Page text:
I recently went to Lynton & Lynmouth to catch up with my friend @thefairyjo, who I met at a creative writing group. After lunch, cake, ice cream, and a walk up a big hill, we sat down to write something inspired by our day out. Here is mine:
He stopped as he reached the door. It had been so long. Would he still be welcome? He looked up for guidance, and saw the angels smiling upon him. He had always admired the stained glass windows, ever since he first came here as a child. He liked the colours and the stories they told. The morals they instilled in him from an early age.
He reached out to open the door. Slowly. Morals he had let slip. Some faded away, but most coming back. That’s why he was here. To come back home. To see the faces he knew and seek forgiveness. The doors opened slowly, the creak of the hinges long and drawn out. People’s attention turned from the door to the man now holding it open. They were the same faces, but had changed.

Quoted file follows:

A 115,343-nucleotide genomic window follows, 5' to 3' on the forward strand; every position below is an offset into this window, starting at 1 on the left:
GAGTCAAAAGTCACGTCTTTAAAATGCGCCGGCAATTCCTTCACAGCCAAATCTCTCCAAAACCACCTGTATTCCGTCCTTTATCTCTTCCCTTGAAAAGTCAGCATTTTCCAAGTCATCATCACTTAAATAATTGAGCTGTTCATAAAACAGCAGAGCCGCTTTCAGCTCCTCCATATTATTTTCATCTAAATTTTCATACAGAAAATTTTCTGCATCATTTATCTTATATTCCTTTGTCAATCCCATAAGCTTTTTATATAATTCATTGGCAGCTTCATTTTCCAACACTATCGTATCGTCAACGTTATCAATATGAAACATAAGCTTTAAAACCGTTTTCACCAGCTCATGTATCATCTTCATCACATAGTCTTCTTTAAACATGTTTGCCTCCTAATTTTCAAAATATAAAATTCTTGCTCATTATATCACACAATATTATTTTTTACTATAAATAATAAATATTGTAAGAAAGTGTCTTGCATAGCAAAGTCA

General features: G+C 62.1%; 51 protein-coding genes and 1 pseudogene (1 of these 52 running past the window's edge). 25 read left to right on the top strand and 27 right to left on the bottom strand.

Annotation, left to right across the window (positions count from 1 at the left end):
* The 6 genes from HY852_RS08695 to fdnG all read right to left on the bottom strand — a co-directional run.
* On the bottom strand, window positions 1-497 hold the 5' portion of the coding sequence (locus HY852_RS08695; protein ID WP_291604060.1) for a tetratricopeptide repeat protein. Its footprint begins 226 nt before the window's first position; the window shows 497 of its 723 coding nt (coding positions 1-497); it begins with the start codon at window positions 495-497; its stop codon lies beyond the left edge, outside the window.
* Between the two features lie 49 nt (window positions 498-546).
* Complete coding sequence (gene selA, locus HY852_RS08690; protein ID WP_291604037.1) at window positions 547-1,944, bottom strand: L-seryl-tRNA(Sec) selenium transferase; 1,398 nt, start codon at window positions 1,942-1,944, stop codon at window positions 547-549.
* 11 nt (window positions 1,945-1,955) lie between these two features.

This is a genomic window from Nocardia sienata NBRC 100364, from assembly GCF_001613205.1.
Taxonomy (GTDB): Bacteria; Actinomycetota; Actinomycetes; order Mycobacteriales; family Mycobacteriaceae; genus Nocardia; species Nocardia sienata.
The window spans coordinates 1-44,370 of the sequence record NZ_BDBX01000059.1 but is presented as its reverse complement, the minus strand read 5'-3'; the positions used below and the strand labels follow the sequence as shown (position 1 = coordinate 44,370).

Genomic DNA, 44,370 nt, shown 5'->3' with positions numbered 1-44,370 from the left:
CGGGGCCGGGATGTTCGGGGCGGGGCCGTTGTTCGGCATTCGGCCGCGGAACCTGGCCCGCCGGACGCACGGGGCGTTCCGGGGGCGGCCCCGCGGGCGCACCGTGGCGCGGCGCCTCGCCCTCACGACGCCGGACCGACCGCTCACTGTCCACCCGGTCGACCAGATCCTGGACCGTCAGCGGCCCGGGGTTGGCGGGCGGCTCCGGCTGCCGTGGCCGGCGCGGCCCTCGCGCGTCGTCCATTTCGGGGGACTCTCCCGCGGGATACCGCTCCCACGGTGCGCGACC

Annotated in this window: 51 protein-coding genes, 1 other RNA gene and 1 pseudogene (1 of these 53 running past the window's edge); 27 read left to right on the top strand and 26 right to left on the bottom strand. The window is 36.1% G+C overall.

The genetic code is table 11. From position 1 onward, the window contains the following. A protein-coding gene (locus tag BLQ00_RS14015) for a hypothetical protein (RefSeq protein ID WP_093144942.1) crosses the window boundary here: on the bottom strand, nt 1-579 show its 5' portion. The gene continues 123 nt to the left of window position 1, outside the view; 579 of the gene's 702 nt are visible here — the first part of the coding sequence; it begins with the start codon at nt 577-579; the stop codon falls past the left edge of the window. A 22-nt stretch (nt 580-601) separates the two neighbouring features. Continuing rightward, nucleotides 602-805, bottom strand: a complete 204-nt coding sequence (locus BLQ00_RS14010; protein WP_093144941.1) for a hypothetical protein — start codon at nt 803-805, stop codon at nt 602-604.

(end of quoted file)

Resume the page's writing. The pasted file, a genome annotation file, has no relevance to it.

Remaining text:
The town butcher had grown older, his daughter had grown up. He tried to remember. Two years? Three? Three, she wasn’t four years younger, but seeing her grown reminded him of his own age. All eyes watched as he walked down the aisle. The hard part was over, but he still needed courage. Courage which came from the man behind the altar.
“A pint of ale”, he said. “And the strongest whiskey you have.”